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                    Willton, May 4th, 2011 @ 7:39pm

                    Re: Re: Re: Re: Re: Re: Re: Re:

                    No, what's arrogant is the idea that patent holders are superior to others and so their ideas need to be protected because if they're not, no one else will be able to come up with similar ideas when the need arises.

                    That's not arrogant; that's idiotic, and also the beginning of a strawman argument. Instead of manufacturing arguments that you perceive to be held by your opposition, why don't you actually argue against the points actually made?

                     

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                      Chris in Utah (profile), May 4th, 2011 @ 9:30pm

                      Re: Re: Re: Re: Re: Re: Re: Re: Re:

                      And can you do actually give proof of the benefits of IP max?

                       

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                        Anonymous Coward, May 4th, 2011 @ 9:36pm

                        Re: Re: Re: Re: Re: Re: Re: Re: Re: Re:

                        No, he will ignore the evidence given to him and provide absolutely zero evidence of his own. That's what IP maximists do.

                         

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                        Willton, May 5th, 2011 @ 10:46am

                        Re: Re: Re: Re: Re: Re: Re: Re: Re: Re:

                        And can you do actually give proof of the benefits of IP max?

                        Can you construct a sentence in English? Thanks.

                        It is not my position that IP maximalism is the ideal scenario. I am merely pointing out that patents do provide beneficial disclosure, contrary to the opinion held by Mr. Mike Masnick. If you want evidence of this, feel free to have a look at any patent assigned to a company that does not practice in the software field. If you would like some examples, try 3M, Johnson & Johnson, Boston Scientific, Boeing, Raytheon, Bose and Merck, to name a few.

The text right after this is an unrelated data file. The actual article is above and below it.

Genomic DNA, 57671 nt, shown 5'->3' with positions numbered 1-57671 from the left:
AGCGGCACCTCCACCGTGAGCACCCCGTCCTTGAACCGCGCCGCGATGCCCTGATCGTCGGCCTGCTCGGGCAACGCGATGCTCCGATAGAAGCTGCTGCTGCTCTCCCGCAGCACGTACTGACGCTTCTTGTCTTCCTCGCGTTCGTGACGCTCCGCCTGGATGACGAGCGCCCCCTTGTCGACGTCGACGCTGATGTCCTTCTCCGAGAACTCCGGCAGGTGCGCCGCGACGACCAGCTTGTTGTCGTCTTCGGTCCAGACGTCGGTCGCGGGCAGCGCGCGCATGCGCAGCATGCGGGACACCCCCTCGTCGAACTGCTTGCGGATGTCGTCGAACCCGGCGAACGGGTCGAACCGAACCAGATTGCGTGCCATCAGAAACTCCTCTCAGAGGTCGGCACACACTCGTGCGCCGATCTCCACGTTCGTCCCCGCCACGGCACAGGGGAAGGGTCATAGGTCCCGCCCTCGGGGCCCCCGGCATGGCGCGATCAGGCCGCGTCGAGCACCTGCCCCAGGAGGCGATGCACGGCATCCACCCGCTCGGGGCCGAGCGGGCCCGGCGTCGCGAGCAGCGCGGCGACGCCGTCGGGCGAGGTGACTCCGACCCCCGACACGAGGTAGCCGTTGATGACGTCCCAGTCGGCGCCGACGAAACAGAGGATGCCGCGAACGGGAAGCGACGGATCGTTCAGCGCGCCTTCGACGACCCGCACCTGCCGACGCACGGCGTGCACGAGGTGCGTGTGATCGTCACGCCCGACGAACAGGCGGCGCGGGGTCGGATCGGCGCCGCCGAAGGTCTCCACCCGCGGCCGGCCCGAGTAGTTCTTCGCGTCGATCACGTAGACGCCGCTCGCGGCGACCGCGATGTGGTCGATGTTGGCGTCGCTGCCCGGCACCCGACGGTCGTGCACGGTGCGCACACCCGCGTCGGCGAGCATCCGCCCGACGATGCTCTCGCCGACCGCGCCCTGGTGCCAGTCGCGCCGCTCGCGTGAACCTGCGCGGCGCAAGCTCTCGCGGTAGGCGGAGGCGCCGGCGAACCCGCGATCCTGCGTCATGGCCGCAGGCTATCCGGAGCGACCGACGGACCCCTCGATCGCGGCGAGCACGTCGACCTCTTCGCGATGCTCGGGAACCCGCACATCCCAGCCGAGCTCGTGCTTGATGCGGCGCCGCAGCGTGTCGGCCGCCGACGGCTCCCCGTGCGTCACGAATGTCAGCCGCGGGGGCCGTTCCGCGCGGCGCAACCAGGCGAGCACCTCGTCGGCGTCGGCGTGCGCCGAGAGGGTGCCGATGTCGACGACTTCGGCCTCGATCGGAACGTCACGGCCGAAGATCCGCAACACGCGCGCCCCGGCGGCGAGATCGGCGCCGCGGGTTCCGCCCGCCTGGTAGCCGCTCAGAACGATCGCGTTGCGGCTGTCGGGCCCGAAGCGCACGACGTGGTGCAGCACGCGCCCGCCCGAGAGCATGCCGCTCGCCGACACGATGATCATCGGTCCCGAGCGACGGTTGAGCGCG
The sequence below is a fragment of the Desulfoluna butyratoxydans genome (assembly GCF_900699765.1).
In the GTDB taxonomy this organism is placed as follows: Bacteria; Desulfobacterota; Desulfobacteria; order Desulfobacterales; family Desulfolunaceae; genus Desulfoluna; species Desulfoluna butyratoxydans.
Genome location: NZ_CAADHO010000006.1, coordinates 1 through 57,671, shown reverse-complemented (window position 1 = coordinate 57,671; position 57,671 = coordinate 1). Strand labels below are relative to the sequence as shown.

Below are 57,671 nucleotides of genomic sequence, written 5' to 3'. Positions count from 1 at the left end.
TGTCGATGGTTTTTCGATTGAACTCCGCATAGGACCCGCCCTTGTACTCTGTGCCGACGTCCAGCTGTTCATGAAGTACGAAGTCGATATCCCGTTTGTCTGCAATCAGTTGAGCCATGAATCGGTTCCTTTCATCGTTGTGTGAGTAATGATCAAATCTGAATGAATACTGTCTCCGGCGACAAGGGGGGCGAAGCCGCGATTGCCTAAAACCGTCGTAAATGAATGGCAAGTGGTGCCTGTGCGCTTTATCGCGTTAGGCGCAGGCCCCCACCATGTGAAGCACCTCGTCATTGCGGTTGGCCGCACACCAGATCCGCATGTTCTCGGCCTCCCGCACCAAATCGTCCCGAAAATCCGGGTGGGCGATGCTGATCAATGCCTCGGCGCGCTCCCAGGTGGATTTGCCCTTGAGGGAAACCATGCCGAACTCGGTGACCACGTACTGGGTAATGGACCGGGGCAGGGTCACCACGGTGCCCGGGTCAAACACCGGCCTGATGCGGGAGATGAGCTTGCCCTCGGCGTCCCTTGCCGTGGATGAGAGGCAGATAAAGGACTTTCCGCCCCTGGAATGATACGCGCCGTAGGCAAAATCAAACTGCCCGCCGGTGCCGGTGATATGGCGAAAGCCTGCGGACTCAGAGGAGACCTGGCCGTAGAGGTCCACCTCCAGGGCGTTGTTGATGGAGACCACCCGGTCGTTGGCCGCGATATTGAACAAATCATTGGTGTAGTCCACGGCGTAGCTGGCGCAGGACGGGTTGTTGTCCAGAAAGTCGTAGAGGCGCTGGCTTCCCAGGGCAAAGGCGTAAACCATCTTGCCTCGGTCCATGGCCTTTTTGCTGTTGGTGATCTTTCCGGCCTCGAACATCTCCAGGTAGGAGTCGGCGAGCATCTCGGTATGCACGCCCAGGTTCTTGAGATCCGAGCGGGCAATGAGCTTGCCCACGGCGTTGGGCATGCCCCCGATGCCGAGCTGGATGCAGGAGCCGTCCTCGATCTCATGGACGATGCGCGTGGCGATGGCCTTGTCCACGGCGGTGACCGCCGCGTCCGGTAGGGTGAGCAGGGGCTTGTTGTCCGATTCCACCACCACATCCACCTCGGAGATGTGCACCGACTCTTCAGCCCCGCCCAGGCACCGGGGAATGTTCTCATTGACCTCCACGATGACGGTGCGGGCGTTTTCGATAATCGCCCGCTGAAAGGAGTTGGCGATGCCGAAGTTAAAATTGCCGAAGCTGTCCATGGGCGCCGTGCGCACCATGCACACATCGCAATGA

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                      Anonymous Coward, May 4th, 2011 @ 9:35pm

                      Re: Re: Re: Re: Re: Re: Re: Re: Re:

                      Maybe not you, but I've seen IP maximists argue some pretty ridiculous things that at least come close to the above argument. For instance, see


                      bob writes
                      "Would you like the Polio vaccine inventor to keep that knowledge to himself? How about the inventor of some of the antibiotics on the market now? Be careful what you wish for. Patents were invented to circumvent secret societies and guilds. Without intellectual property laws, knowledge retreats behind paywalls and even more sinister situations."